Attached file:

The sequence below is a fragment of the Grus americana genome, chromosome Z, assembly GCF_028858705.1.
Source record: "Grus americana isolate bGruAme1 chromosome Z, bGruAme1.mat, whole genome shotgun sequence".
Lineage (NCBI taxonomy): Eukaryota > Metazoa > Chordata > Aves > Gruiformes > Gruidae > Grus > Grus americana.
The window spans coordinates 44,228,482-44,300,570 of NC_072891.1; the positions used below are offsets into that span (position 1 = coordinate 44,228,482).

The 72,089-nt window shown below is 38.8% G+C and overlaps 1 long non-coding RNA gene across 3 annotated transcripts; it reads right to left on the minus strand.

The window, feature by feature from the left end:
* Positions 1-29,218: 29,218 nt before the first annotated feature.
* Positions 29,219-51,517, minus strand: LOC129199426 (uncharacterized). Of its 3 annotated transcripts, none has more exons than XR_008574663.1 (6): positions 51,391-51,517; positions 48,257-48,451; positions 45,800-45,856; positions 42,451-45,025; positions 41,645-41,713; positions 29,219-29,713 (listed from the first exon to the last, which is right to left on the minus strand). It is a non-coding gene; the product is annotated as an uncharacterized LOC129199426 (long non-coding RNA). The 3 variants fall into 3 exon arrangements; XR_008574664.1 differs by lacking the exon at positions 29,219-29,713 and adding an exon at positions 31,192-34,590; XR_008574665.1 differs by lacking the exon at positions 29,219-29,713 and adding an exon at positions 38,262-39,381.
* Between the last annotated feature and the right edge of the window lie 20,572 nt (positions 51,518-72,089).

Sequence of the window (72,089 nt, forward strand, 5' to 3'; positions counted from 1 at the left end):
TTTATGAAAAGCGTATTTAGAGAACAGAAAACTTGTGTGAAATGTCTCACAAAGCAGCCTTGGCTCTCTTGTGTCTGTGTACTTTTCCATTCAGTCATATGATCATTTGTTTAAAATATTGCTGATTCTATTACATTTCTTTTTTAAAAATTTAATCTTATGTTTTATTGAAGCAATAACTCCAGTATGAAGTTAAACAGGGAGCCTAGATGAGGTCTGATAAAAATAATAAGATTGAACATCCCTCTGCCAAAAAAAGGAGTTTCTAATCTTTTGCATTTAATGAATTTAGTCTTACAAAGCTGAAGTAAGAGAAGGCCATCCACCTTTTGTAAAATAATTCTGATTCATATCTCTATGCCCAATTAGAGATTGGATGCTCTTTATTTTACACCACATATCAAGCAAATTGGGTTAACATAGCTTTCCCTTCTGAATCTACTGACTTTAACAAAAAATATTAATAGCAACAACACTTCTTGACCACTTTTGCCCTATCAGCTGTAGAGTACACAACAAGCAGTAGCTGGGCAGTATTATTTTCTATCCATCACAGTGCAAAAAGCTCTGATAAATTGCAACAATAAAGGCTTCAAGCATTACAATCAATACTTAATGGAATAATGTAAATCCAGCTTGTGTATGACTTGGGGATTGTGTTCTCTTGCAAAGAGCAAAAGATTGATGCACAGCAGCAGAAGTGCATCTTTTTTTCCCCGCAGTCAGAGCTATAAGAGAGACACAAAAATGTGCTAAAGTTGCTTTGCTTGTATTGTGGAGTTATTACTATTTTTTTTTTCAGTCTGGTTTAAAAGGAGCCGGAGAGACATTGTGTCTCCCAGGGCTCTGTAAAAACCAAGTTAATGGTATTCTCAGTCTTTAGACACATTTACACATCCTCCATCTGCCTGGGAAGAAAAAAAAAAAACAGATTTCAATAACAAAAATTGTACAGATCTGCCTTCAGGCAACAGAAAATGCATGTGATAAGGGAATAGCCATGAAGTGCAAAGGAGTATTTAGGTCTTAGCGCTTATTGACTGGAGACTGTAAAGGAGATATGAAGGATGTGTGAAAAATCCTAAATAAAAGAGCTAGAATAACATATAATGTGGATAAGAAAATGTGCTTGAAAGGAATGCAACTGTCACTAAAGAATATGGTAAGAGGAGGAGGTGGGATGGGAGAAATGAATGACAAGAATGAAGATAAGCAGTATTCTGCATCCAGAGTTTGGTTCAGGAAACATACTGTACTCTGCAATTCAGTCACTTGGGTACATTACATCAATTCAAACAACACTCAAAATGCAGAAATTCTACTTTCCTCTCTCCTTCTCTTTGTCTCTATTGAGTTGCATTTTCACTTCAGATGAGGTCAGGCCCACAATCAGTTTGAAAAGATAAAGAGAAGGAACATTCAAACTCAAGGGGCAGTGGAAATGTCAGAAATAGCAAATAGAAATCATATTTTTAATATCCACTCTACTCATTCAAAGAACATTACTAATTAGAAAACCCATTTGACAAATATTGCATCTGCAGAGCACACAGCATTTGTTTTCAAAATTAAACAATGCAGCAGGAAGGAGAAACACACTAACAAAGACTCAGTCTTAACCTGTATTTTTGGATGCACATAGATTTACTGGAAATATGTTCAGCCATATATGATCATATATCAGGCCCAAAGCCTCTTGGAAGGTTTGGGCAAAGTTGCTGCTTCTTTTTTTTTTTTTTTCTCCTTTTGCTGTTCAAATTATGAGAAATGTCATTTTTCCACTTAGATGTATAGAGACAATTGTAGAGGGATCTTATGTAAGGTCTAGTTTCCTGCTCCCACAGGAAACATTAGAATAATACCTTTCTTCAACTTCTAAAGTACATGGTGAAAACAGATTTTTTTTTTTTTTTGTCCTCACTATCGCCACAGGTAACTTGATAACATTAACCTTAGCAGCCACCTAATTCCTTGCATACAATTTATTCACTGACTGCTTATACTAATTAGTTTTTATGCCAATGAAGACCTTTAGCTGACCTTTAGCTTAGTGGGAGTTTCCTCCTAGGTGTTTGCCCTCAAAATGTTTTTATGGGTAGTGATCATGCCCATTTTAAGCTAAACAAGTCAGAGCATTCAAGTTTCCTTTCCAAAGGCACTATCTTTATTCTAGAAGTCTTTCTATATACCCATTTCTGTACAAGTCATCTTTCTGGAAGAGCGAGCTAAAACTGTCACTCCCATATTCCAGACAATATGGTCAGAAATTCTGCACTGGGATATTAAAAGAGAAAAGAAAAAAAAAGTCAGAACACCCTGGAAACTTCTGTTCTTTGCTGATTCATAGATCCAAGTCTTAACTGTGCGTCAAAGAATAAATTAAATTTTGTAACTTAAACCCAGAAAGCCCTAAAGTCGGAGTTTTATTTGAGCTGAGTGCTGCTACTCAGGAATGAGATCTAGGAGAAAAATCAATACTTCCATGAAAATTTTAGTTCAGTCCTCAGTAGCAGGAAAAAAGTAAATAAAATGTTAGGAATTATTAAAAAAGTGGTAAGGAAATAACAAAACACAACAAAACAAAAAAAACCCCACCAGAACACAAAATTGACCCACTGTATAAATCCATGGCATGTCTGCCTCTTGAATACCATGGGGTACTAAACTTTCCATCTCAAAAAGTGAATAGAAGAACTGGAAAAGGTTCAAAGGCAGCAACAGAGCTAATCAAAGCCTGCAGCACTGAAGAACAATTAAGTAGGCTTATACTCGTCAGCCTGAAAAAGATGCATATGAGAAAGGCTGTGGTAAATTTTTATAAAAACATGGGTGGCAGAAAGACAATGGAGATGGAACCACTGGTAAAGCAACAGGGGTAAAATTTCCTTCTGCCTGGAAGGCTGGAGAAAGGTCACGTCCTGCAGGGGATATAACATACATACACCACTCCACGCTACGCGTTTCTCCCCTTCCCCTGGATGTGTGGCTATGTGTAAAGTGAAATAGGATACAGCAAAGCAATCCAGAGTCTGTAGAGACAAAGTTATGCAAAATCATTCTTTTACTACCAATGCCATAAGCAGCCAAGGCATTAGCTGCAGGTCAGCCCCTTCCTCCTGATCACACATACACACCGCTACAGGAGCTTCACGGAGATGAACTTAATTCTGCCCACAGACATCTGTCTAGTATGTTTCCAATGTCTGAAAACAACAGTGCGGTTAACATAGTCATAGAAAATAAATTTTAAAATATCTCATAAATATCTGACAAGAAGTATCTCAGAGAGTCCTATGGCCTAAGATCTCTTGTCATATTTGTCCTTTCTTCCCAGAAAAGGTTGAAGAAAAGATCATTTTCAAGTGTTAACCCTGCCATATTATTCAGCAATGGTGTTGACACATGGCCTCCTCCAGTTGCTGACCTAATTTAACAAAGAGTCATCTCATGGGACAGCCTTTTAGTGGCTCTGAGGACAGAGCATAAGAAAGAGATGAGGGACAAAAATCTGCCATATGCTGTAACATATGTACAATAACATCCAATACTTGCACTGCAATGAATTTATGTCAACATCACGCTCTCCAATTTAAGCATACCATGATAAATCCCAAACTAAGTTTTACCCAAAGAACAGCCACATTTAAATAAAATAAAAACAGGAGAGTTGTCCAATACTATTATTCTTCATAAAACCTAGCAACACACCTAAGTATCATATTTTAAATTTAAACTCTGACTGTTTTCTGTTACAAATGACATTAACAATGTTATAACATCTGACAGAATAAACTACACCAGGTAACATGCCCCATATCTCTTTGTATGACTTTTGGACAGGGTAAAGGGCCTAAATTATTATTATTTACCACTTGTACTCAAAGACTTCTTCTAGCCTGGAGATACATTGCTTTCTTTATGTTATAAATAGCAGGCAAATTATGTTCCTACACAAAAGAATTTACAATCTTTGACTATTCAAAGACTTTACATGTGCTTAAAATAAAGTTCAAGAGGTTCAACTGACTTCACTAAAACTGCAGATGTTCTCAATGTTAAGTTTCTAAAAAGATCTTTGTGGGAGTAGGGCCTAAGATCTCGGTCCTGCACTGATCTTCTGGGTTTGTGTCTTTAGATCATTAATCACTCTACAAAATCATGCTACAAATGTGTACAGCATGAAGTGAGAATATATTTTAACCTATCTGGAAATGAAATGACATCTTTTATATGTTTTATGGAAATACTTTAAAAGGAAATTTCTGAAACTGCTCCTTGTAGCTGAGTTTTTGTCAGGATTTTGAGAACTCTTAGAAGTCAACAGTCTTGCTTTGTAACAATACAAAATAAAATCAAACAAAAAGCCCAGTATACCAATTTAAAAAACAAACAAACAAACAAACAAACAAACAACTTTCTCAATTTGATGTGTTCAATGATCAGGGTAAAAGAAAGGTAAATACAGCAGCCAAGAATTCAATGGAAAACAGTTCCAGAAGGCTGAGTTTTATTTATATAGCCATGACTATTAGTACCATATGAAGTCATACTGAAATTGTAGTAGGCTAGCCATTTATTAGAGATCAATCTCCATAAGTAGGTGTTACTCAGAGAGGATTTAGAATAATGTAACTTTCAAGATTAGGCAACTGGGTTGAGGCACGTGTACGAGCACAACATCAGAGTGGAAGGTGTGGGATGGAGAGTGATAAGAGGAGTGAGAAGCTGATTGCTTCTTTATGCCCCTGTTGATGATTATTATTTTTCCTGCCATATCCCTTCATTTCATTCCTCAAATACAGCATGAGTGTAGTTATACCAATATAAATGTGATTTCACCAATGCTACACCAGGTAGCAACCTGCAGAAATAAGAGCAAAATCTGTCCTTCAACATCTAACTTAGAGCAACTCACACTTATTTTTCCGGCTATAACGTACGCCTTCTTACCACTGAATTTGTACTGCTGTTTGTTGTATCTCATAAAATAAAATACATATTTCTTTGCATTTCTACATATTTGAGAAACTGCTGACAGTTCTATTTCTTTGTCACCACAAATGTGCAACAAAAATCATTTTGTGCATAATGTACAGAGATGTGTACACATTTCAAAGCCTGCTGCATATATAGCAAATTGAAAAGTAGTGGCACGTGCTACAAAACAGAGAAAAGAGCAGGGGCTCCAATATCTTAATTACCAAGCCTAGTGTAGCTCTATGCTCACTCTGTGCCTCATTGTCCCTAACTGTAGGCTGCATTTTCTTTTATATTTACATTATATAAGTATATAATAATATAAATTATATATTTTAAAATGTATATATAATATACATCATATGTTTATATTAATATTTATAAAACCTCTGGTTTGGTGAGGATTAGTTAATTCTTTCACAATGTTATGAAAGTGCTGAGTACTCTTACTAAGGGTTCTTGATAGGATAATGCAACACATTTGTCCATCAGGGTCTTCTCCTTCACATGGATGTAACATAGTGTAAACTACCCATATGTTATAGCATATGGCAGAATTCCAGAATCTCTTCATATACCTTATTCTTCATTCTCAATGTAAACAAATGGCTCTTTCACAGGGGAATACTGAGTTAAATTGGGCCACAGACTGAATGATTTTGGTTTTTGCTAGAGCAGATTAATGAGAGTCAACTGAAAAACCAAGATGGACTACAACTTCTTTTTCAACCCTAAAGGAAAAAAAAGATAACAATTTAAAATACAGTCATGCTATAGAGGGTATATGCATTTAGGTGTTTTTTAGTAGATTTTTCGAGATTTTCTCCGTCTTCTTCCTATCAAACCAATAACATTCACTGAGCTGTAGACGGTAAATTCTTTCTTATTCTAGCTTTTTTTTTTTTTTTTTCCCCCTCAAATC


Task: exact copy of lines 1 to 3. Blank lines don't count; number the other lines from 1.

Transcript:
The sequence below is a fragment of the Grus americana genome, chromosome Z, assembly GCF_028858705.1.
Source record: "Grus americana isolate bGruAme1 chromosome Z, bGruAme1.mat, whole genome shotgun sequence".
Lineage (NCBI taxonomy): Eukaryota > Metazoa > Chordata > Aves > Gruiformes > Gruidae > Grus > Grus americana.